Approximate reading time: 6-8 min. Successful collaboration between competing product development teams requires the use of formal controls. These controls are used in parallel to coordinate the teams’ interdependent development activities, and in parallel to encourage teams to collaborate. However, previous theoretical and empirical research suggests that the formal management control required to improve coordination can also lead to co-operative and opportunistic behavior. Can collaboration with competitors product development team really work?
Collaboration with competitors product development team
One study was conducted to help just the product development team managers, who collaborate with competing teams, to choose appropriate controls. The researchers studied the impact of a partner team’s use of input, process, and output-based control on the partner’s (competing teams) view of the effectiveness of coordination and the behavior of the collaboration.
A scenario-based experiment was conducted with 110 experts. The results show that managers perceive the competing team’s use of input-based controls as malicious and process-based control to help achieve effective coordination. In addition, managers were positive to the competitor’s use of input-based controls. They were also negative to the competitor’s use of output-based controls in collaboration. See Table 1 below.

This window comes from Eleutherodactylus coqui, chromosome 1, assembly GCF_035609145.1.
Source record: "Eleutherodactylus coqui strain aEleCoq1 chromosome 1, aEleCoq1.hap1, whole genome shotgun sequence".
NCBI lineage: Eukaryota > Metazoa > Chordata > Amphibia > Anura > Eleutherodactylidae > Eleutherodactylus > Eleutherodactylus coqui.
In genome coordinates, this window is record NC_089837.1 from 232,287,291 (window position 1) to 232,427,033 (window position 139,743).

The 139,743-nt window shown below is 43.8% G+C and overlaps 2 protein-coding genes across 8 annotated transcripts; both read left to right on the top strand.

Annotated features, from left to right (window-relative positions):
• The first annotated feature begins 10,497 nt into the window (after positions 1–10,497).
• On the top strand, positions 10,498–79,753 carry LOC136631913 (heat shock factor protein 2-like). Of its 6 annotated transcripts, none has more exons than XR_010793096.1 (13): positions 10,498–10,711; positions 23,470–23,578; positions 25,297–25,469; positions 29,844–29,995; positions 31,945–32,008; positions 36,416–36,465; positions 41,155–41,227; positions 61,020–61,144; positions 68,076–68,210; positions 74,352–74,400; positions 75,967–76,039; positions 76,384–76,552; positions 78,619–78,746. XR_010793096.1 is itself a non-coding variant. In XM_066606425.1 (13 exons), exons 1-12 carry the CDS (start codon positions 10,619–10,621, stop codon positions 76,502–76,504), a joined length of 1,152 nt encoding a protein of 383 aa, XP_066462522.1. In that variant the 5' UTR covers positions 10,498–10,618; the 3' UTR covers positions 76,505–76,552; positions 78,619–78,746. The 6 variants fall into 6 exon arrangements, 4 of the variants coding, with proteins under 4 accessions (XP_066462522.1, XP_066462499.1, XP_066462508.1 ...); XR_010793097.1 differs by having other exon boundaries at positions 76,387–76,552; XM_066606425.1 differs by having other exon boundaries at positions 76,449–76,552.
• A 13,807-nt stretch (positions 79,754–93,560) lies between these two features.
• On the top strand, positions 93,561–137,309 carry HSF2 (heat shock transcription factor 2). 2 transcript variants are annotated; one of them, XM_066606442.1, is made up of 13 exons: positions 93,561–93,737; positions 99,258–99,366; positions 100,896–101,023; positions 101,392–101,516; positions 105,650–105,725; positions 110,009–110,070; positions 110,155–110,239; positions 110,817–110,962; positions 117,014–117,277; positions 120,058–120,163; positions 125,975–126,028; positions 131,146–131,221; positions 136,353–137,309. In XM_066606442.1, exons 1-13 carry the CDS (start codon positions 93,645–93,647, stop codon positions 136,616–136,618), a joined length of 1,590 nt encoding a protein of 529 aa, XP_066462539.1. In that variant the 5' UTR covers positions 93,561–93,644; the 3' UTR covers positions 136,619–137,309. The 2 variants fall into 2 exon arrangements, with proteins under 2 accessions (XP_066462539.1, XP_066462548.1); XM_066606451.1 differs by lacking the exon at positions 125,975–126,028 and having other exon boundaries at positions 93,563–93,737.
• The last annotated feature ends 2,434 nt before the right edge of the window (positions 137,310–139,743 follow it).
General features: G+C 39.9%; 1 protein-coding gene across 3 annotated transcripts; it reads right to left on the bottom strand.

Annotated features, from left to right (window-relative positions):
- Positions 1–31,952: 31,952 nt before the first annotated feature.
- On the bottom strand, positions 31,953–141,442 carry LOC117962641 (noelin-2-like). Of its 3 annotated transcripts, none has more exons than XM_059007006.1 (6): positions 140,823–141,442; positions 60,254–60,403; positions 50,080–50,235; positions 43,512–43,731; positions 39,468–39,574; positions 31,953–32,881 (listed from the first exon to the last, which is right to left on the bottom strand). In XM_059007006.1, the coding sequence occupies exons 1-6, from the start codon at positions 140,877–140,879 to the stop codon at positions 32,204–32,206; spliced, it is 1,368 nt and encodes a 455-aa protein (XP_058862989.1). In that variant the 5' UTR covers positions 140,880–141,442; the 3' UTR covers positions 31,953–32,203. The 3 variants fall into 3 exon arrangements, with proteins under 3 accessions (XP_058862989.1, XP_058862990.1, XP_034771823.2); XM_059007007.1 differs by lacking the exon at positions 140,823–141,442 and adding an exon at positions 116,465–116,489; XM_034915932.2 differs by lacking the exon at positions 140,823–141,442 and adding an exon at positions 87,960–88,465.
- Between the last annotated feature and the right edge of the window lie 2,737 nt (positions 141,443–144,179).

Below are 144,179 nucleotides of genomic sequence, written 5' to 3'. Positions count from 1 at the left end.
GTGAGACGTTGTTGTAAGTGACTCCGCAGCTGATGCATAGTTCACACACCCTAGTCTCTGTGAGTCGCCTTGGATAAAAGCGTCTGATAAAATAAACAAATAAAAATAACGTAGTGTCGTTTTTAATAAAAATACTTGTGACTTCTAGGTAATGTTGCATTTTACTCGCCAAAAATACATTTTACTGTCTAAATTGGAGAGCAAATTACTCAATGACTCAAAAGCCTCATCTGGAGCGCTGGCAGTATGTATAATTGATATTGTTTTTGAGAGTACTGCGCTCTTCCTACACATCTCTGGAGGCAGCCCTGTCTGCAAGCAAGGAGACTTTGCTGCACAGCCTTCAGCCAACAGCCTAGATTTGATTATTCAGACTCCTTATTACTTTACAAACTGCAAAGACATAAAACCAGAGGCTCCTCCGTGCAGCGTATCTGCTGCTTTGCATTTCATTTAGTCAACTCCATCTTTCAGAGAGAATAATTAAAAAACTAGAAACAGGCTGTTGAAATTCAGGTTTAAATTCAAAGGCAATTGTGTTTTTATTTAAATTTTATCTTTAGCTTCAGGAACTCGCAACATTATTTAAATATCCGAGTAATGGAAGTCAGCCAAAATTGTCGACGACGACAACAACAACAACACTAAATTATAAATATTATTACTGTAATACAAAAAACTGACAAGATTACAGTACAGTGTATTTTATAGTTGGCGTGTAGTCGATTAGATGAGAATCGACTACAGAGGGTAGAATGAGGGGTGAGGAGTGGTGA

Table 1 – Result
|Typ of formal controls||Effect on coordination||Effect on collaboration|
|Process-based controls||Positive||Not significant|
|Output-based controls||Not significant||Negative|
Overall, the results indicate that no single set of formal controls improves both coordination and collaboration in competing product development co-operation. The use of input-based control results in opposite effects on coordination and collaboration. Product development team managers must very carefully choose the right types of formal controls. This must be done in order for competing product development collaboration to succeed. Below in Table 2 is a tentative model that can be used.
Table 2 – Tentative control matrix
|Effect on collaboration|
|Effect on coordination||High||Process- and input-based controls||Process-based controls|
Thus, the combination of input-based and process-based control should be done very carefully. The positive effect of process-based coordination must not be offset by the negative effect of input-based control.
Smets, L. P.M., Langerak, F., Tatikonda, M.V., 2015. Collaboration between competitors’ NPD teams: in search of effective modes of management control. R&D Management.
Available from: https://onlinelibrary.wiley.com/doi/abs/10.1111/radm.12156?deniedAccessCustomisedMessage=&userIsAuthenticated=false
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